Recently, Symantec said in its February 2008 State of Spam report that 78.5 percent of all e-mail is spam; they also said most of that is now coming from Europe. That's a change from previous reports that had suggested servers in North America were responsible. What the Symantec report doesn't explicitly state is that much of the European spam doesn't come from individuals sitting at their desks pumping out lists. Europe is one of the hotbeds for the Storm worm botnet, notorious for automatically co-opting its victims into spam relays. For example, with the release of a Valentine's Day theme-spam barrage in early February, Dr. Jose Nazario of Arbor Networks estimated that Storm has grown by as much as 50 percent in new infections. More ominous, Nazario says, is "the fact (Storm) is generating lots of money means that it's in (the creator's) interests to keep grooming it, keep growing it." Worse Storm isn't the only big, bad botnet in town.
One new botnet that's making news is Mega-D. Nazario said that Mega-D got its name because the botnet is known to send out what is called in the business "enlargement spam." Think Viagra. Nazario said "This is a piece of malware that comes out typically on Friday afternoon, generally with a subject...telling you, for example, to go look at Angelina Jolie naked or Britney Spears having a fight with Angelina, things like that." He said the e-mail is sent primarily to Europe and North America. "Once people go ahead and have a look, they're nailed."
With the release of a Valentine's Day theme-spam barrage in early February, Dr. Jose Nazario of Arbor Networks estimated that Storm has grown by as much as 50 percent in new infections.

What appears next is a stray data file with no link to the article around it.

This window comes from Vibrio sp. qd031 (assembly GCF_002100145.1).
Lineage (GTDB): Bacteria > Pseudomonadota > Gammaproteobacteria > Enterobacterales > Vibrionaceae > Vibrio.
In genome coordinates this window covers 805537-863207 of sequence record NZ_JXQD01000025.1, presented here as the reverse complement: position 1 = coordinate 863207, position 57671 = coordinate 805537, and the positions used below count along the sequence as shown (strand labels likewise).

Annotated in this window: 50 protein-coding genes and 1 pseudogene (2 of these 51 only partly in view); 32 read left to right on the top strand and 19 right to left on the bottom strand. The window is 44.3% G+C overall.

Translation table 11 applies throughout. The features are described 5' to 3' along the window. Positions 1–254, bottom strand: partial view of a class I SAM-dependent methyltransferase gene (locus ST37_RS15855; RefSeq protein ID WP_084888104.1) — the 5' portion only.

In February, a U.K. security company Marshal declared Mega-D the biggest source of new spam on the Internet, outpacing Storm. This brought a degree of skepticism from other security researchers, such as Joe Stewart of SecureWorks. He told the U.K.'s The Register that Mega-D had far less infections than Storm and wasn't spreading very fast.
Mega-D is really Storm Lite?
There's also speculation that Mega-D might be just be a dedicated subpartition of Storm. Nazario said Storm is one of the most high-profile of the active botnets to use encrypted command and control instructions, allowing the creators to lease off parts of the larger network to others. Fortunately, the encryption used by Storm isn't strong, and most researchers are able to access the data inside.
But without close examination of the malware code itself, Nazario said that can't yet be determined. Currently Marshal is working with Arbor Networks and others to determine what's what. Marshal spokesperson Phil Hay said in an e-mail to CNET "one thing is for sure, (Mega-D) is responsible for a huge amount of spam."
Marshal spokesperson Phil Hay said in an e-mail to CNET 'one thing is for sure, (Mega-D) is responsible for a huge amount of spam.'
But Mega-D has company. Another security company, Damballa, has been tracking another spam producing botnet called MayDay. While the number of infections aren't anywhere close to Storm, MayDay has infiltrated some Fortune 500 networks, which gives some cause to worry because the actual number of infections could be higher.
MayDay uses HTTP to communicate, making the botnet harder to detect because the signal to noise ratio is much higher. Presently, HTTP bots appear to be limited to the Russian Federation and nearby countries, but Nazario and others wonder whether HTTP botnets could be the next big thing in criminal malware.